Welcome to the second issue of Women Across Frontiers! Today, as we celebrate the International Day for the Elimination of Violence against Women and start the 16 Days of Activism Campaign, we would like to devote this issue to showcasing the ubiquity of gender-based violence (GBV) and dedicate it to those who fight this pandemic. [read more]
What follows are just three stories of girls —children themselves— who have been sexually exploited by coercion or outright violence in Guatemala and become young mothers while barely in their teens.
The acceptance of open displays of homosexuality in Thokoza, South Africa, is a big change for a township that has seen many acts of violence against members of the LGBTI (lesbian, gay, bisexual, transgender and intersex) community.
Escaping war as a refugee is no one’s dream. Many teenage girls escaping Syria to neighbouring Lebanon must also specifically contend with child marriage, sexual violence and a host of new burdens and responsibilities.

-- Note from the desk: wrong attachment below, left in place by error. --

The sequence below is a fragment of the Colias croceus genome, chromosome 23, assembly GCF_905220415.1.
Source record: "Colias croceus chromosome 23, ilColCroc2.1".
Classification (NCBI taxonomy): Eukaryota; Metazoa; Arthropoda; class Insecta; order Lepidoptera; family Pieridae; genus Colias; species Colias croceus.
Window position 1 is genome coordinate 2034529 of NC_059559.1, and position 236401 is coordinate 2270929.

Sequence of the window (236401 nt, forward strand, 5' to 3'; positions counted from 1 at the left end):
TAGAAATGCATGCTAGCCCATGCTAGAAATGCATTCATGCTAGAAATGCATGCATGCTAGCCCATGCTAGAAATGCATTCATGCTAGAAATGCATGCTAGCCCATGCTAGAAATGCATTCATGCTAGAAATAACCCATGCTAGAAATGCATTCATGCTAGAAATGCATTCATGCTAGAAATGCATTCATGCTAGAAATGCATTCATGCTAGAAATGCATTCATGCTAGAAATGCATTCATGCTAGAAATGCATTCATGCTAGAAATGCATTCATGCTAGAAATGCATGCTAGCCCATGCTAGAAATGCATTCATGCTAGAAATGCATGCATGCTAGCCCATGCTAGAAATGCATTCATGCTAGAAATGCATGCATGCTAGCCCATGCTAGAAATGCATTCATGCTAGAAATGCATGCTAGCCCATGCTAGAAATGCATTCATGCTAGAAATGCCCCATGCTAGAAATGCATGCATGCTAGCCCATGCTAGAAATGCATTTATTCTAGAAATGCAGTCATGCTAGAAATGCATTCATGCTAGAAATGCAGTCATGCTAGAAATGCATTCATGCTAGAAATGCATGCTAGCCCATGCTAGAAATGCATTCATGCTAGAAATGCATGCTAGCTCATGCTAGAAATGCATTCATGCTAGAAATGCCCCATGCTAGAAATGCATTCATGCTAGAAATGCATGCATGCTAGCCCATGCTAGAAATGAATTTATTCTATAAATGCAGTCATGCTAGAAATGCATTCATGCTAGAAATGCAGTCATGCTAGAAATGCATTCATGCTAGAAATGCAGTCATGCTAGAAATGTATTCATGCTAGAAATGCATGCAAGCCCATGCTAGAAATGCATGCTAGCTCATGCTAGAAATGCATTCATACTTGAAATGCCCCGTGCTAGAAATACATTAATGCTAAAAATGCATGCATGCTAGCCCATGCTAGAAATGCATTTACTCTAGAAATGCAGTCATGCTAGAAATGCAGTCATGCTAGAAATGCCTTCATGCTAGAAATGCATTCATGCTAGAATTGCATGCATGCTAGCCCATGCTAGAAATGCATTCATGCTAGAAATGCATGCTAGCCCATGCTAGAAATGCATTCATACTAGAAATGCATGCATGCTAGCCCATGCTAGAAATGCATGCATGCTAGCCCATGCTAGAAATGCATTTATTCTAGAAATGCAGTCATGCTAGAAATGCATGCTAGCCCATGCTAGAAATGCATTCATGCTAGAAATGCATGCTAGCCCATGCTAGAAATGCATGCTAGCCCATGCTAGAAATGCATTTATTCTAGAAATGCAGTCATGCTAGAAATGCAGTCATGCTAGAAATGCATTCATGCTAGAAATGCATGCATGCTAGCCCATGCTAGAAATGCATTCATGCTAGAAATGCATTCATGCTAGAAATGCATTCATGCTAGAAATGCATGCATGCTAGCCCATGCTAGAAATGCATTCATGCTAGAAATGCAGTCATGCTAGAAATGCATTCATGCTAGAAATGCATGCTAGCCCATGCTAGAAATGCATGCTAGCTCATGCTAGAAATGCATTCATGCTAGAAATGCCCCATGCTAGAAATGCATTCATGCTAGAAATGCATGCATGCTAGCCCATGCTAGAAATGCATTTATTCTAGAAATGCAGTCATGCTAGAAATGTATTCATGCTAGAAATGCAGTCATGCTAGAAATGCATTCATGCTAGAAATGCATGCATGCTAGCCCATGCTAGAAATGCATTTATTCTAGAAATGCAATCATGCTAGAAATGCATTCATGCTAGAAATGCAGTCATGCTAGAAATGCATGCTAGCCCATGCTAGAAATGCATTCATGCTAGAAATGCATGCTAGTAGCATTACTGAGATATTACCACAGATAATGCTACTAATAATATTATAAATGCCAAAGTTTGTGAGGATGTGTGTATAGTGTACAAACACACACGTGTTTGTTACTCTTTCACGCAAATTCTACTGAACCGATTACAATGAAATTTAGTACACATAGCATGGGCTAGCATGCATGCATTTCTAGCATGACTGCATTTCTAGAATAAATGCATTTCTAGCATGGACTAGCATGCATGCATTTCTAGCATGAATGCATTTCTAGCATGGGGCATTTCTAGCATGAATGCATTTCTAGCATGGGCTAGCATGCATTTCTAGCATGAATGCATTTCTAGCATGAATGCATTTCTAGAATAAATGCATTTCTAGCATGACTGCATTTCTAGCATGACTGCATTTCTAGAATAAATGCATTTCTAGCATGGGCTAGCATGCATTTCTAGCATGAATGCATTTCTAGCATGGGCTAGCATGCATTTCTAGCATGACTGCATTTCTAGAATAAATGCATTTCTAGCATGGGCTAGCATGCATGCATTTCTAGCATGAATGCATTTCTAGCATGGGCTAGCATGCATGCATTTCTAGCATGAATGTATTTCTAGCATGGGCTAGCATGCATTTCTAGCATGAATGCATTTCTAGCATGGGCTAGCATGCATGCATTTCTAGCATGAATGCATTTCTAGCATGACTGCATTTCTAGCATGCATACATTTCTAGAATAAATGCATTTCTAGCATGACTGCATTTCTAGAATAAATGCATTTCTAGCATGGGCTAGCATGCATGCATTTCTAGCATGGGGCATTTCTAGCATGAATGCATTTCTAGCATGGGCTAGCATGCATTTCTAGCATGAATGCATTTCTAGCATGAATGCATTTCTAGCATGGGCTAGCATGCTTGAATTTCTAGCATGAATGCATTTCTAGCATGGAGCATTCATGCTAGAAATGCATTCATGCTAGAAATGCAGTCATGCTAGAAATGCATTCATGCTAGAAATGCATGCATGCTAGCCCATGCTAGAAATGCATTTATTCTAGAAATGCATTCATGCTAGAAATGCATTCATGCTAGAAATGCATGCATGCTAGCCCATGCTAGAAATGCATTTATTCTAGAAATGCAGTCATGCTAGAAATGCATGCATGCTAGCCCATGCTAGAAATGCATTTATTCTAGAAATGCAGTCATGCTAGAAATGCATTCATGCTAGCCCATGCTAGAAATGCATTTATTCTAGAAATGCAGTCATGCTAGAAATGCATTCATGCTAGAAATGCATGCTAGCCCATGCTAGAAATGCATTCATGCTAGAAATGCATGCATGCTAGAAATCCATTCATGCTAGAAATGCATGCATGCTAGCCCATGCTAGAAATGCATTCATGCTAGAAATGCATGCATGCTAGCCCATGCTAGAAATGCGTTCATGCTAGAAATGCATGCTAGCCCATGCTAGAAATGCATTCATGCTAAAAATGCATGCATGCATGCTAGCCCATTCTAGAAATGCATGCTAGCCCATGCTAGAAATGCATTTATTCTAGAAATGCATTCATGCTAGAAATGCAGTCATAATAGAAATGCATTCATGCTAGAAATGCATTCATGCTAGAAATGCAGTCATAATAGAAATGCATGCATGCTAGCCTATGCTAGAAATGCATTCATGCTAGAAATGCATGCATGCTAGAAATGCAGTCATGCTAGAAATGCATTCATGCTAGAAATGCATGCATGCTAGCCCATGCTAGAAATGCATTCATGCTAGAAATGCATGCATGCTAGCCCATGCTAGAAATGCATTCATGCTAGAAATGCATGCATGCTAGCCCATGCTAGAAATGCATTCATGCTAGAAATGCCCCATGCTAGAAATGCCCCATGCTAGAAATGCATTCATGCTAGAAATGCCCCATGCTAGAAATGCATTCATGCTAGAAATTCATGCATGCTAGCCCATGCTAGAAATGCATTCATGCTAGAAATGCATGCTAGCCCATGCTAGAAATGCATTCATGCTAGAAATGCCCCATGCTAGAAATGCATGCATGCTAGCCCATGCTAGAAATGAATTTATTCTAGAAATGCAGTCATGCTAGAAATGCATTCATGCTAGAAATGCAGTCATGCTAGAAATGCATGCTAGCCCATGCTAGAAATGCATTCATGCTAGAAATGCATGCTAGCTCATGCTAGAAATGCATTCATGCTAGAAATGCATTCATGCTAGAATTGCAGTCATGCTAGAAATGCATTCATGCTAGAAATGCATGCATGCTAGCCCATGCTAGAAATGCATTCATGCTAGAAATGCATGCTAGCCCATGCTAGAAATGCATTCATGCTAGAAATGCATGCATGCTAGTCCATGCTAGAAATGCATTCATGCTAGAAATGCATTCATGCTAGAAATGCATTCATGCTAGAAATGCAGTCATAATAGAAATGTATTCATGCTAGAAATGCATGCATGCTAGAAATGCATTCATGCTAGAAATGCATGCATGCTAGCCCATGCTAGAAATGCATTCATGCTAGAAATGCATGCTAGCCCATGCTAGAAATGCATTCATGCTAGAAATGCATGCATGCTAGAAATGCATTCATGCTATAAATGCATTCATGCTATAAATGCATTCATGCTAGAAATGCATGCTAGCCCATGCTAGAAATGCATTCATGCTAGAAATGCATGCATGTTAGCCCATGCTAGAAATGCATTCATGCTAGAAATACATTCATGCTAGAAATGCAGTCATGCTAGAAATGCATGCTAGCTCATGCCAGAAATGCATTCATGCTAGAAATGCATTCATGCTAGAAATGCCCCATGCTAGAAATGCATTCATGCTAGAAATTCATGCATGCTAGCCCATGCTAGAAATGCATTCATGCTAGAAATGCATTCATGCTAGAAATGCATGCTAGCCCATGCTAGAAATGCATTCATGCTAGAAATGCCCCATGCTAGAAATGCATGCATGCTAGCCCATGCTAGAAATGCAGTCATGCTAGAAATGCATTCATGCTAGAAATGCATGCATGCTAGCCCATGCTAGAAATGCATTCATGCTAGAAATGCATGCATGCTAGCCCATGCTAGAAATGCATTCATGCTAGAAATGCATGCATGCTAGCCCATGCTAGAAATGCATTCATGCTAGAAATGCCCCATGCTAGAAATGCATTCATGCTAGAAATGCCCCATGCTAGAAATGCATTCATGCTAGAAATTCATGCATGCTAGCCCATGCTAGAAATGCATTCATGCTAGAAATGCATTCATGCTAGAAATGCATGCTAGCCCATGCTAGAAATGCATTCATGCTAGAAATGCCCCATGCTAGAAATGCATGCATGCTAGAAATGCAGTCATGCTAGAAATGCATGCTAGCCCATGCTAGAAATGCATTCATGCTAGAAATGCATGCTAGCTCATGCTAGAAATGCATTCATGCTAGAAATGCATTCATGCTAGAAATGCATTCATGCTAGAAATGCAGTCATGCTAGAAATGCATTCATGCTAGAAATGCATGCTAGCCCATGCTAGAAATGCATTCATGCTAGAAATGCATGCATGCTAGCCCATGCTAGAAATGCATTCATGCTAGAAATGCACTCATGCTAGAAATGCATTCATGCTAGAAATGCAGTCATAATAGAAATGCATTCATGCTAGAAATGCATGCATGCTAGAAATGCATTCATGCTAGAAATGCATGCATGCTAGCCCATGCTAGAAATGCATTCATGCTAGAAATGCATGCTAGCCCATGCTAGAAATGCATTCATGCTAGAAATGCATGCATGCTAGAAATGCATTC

According to the UNHCR, a majority of refugees come from war-torn countries such as Syria, Afghanistan, Iraq and Eritrea. Germany, the biggest economy in the region, has so far received over 500,000 asylum applications.
On August 21, 2015, a news story broke in Argentina that shocked the country and received wall-to-wall television coverage. Fernando Farré, a successful executive, had stabbed his wife and mother of his three children to death.
Like many teenager girls, they love lipstick and navigate the teenage years with a daily dose of drama. However, thanks to an international program called Favela Street, these girls are able to become fit, tough and talented soccer players.
My goal with Proud Women of Africa is to try and change the stereotypical image that the world has of women in Africa. The women I photograph have fought, survived, overcome or simply ignored the obstacles that life has thrown at them.